“I moved to New York City for my health. I’m paranoid, and New York is the only place where my fears are justified.” — Anita Wise
Until September 2015, I had a classroom to set up and run. Students coming and going, names to learn, procedures to teach, getting them to like me, assessing what they know, and teaching them absolute values and the like. What I realized this year, my first outside of high school, is that teaching high school was a really, really delicious external justification for my anxiety, much like Anita Wise saying she needed to live in New York City. There’s something about the job of being a high school teacher and the anxiety of it that justified my own anxiety.
I wonder how much of that is true in other aspects of our lives?
How much do we put ourselves in situations that justify our anxiety or other feelings? That is, if we get curious about ourselves and our process, would we find that we do things to make our anxiety seem justified?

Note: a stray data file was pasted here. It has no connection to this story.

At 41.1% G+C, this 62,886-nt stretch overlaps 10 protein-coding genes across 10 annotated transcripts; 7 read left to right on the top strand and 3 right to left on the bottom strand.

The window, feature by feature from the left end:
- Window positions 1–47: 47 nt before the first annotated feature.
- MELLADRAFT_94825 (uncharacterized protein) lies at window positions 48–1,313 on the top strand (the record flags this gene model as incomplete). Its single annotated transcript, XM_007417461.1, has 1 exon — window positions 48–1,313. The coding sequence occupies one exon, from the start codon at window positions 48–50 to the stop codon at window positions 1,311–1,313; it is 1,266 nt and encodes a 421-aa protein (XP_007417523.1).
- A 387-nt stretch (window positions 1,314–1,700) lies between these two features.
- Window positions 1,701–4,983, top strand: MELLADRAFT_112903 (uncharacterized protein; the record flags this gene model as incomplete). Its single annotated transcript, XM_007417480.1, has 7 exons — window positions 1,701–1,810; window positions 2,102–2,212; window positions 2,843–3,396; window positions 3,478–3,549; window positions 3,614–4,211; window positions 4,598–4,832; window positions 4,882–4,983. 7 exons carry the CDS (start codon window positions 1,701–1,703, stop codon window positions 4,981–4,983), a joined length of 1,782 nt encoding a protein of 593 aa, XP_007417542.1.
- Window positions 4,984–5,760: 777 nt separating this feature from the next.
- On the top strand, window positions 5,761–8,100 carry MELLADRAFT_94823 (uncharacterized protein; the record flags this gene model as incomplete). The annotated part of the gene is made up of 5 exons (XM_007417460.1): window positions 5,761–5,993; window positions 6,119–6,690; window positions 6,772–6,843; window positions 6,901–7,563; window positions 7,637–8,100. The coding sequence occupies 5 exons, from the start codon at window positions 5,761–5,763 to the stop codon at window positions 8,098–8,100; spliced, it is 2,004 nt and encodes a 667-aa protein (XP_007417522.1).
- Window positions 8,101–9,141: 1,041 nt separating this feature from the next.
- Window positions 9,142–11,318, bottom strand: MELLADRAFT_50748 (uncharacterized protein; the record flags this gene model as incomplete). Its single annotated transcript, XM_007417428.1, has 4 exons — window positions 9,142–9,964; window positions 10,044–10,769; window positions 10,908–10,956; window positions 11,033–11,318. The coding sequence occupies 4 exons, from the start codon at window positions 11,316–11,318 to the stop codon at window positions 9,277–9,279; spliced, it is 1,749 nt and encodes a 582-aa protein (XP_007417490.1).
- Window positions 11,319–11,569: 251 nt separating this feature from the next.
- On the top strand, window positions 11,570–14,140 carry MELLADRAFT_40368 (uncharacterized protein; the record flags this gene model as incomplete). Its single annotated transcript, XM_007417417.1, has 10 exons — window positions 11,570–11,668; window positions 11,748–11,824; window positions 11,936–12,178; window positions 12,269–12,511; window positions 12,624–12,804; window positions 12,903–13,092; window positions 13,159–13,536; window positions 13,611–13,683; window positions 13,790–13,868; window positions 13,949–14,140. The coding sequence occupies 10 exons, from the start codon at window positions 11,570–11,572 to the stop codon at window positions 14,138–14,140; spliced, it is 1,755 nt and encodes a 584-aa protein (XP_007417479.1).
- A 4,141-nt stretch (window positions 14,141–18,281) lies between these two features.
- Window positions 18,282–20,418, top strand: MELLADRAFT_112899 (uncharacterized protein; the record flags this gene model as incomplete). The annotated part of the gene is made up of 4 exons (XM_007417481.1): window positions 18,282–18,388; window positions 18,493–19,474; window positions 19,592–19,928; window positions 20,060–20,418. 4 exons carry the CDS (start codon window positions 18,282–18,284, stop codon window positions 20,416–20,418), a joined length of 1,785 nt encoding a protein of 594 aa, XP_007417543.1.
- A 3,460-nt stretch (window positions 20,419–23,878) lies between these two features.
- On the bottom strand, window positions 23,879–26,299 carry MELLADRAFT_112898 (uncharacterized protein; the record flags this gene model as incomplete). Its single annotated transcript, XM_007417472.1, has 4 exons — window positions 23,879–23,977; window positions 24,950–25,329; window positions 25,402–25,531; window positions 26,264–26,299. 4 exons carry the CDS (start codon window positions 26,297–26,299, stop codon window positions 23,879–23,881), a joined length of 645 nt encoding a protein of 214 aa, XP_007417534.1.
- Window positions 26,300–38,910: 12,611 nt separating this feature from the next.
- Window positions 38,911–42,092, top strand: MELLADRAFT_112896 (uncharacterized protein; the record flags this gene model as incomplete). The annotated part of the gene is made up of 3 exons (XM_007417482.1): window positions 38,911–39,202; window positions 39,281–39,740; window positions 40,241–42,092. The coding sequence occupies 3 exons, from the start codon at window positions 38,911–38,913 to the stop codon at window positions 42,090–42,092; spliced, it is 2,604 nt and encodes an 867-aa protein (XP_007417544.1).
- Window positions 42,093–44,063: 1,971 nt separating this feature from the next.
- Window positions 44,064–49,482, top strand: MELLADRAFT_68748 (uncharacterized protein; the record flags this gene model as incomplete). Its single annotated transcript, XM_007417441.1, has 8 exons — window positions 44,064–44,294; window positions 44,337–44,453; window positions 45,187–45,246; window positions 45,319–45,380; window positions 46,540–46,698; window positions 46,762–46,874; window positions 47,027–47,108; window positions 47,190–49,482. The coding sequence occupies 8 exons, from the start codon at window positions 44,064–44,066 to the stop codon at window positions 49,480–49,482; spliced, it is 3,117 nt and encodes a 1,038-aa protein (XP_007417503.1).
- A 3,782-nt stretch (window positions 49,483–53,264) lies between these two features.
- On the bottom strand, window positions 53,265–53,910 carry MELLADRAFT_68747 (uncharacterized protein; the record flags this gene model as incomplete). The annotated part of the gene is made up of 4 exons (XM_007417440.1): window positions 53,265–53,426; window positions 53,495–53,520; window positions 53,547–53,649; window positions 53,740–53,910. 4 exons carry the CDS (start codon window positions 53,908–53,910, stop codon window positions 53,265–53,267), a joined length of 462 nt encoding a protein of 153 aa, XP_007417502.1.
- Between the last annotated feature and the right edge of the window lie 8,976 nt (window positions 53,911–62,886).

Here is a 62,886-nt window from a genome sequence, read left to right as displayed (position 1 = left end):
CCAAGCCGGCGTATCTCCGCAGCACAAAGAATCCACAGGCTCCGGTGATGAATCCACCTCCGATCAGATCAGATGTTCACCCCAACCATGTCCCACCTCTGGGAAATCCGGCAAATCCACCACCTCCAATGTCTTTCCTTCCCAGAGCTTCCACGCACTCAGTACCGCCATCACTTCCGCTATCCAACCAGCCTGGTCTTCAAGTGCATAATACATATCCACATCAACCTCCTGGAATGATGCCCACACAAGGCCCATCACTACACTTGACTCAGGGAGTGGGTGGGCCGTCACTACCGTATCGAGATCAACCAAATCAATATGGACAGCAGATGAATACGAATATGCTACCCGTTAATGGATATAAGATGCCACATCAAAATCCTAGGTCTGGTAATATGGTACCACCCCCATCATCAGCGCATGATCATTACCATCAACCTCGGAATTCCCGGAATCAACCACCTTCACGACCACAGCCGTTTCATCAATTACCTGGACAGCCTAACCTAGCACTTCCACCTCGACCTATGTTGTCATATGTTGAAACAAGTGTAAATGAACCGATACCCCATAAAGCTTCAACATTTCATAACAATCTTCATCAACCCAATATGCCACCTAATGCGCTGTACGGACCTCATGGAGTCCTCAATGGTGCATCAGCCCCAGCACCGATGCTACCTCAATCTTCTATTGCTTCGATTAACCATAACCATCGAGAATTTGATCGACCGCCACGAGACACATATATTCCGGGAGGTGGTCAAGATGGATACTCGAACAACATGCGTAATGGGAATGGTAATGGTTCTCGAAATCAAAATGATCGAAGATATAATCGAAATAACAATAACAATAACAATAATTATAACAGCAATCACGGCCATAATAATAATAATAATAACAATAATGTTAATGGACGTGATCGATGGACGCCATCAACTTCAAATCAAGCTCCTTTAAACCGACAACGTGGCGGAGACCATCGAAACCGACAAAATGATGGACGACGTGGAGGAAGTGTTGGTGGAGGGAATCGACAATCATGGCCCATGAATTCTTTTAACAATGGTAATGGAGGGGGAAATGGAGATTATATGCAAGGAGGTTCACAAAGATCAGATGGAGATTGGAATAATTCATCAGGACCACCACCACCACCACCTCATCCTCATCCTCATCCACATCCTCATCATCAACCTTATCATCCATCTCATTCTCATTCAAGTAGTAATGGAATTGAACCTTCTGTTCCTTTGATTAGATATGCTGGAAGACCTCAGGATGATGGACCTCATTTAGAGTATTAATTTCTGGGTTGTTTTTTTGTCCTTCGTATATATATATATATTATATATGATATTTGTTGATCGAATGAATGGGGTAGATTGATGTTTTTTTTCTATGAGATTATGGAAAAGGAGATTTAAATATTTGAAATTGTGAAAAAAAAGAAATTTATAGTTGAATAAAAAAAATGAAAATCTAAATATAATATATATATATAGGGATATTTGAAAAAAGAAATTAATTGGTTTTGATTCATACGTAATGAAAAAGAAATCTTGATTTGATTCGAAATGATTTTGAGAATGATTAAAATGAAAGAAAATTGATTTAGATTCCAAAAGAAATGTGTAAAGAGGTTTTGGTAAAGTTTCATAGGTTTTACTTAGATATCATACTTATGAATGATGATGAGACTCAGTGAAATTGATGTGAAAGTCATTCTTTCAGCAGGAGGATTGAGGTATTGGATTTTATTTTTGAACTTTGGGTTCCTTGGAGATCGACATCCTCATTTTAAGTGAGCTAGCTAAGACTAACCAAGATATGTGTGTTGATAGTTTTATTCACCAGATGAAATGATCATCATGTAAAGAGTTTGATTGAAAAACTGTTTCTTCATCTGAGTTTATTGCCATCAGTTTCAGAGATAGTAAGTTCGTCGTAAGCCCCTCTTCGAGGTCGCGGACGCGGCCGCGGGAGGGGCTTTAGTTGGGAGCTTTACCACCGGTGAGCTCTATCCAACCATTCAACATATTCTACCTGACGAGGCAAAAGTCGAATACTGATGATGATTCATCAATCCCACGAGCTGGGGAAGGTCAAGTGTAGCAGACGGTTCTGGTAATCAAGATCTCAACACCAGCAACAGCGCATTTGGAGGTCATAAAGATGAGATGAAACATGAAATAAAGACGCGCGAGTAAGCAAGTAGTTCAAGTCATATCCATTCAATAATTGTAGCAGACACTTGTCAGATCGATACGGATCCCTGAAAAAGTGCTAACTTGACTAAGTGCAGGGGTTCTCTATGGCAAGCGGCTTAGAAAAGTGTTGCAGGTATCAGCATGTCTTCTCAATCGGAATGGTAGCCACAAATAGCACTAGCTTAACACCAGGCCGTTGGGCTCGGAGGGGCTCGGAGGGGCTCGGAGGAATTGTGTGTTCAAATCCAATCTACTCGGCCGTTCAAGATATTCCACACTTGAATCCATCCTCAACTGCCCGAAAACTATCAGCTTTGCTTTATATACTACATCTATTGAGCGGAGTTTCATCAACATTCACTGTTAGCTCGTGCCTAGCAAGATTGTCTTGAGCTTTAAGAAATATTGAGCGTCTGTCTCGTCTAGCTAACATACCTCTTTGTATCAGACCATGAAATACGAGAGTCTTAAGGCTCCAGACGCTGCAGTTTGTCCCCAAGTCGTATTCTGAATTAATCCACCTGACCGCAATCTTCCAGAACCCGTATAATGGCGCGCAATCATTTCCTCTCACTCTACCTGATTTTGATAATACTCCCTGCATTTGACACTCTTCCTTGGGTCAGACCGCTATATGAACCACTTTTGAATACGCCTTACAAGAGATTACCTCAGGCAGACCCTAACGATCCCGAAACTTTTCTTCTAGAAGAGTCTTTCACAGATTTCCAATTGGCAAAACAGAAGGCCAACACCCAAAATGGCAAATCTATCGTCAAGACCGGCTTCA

Wedding couples plan the food for the wedding reception months in advance. I think that is an example of helping to focus anxiety. Getting married is life changing and thereby anxiety producing. Committing to spend your life with another – just like life itself – is nothing short of a scary pronouncement. Of course there is the fun and exciting time ahead, but there is also committing to be with another person no matter what the future brings – and knowing full well that one day, most probably, one of the partners will be at the hospital bedside of the other, watching them die. Who wants to worry about that? Let’s fret about who sits at which table and the proper side dish to accompany the steak.
I think we unconsciously put ourselves in situations that give us reason to feel a certain way – and then we can pretend that we are not to blame for it.
Except, when we are laying in bed at night attempting to move from active mind to sleep, we know we are in on the ruse.
I ask you to examine if you do this. If you do this, when do you do it? If you know you do it and you know when, can you commit to stopping?